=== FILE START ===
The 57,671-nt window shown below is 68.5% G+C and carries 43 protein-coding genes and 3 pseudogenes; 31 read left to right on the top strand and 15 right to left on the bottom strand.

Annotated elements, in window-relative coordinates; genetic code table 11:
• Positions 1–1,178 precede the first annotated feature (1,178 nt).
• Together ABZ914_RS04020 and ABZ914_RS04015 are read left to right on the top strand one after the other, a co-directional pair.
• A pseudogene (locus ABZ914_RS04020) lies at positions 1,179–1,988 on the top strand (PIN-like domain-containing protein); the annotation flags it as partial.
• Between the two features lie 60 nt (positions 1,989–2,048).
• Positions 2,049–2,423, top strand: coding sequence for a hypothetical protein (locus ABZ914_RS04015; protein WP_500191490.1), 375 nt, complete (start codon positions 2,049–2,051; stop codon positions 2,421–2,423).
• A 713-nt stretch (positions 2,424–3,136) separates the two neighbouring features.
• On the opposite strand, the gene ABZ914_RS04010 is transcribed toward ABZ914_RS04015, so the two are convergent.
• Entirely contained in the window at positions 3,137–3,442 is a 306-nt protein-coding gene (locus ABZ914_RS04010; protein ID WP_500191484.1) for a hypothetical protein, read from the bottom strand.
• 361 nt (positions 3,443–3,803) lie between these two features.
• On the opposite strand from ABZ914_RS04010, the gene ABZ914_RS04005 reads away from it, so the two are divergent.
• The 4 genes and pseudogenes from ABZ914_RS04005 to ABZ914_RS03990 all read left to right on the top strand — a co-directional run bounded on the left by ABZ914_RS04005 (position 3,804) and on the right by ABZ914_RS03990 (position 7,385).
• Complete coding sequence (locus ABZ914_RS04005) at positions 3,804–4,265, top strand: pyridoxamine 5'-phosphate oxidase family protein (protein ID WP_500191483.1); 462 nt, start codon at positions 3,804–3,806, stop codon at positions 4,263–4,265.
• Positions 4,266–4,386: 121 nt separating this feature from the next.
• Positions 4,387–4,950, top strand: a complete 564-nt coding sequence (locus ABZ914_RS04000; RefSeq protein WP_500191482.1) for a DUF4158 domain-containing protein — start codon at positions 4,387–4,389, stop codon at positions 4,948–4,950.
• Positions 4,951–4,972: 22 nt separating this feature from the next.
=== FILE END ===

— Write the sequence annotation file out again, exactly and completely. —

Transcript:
The 57,671-nt window shown below is 68.5% G+C and carries 43 protein-coding genes and 3 pseudogenes; 31 read left to right on the top strand and 15 right to left on the bottom strand.

Annotated elements, in window-relative coordinates; genetic code table 11:
• Positions 1–1,178 precede the first annotated feature (1,178 nt).
• Together ABZ914_RS04020 and ABZ914_RS04015 are read left to right on the top strand one after the other, a co-directional pair.
• A pseudogene (locus ABZ914_RS04020) lies at positions 1,179–1,988 on the top strand (PIN-like domain-containing protein); the annotation flags it as partial.
• Between the two features lie 60 nt (positions 1,989–2,048).
• Positions 2,049–2,423, top strand: coding sequence for a hypothetical protein (locus ABZ914_RS04015; protein WP_500191490.1), 375 nt, complete (start codon positions 2,049–2,051; stop codon positions 2,421–2,423).
• A 713-nt stretch (positions 2,424–3,136) separates the two neighbouring features.
• On the opposite strand, the gene ABZ914_RS04010 is transcribed toward ABZ914_RS04015, so the two are convergent.
• Entirely contained in the window at positions 3,137–3,442 is a 306-nt protein-coding gene (locus ABZ914_RS04010; protein ID WP_500191484.1) for a hypothetical protein, read from the bottom strand.
• 361 nt (positions 3,443–3,803) lie between these two features.
• On the opposite strand from ABZ914_RS04010, the gene ABZ914_RS04005 reads away from it, so the two are divergent.
• The 4 genes and pseudogenes from ABZ914_RS04005 to ABZ914_RS03990 all read left to right on the top strand — a co-directional run bounded on the left by ABZ914_RS04005 (position 3,804) and on the right by ABZ914_RS03990 (position 7,385).
• Complete coding sequence (locus ABZ914_RS04005) at positions 3,804–4,265, top strand: pyridoxamine 5'-phosphate oxidase family protein (protein ID WP_500191483.1); 462 nt, start codon at positions 3,804–3,806, stop codon at positions 4,263–4,265.
• Positions 4,266–4,386: 121 nt separating this feature from the next.
• Positions 4,387–4,950, top strand: a complete 564-nt coding sequence (locus ABZ914_RS04000; RefSeq protein WP_500191482.1) for a DUF4158 domain-containing protein — start codon at positions 4,387–4,389, stop codon at positions 4,948–4,950.
• Positions 4,951–4,972: 22 nt separating this feature from the next.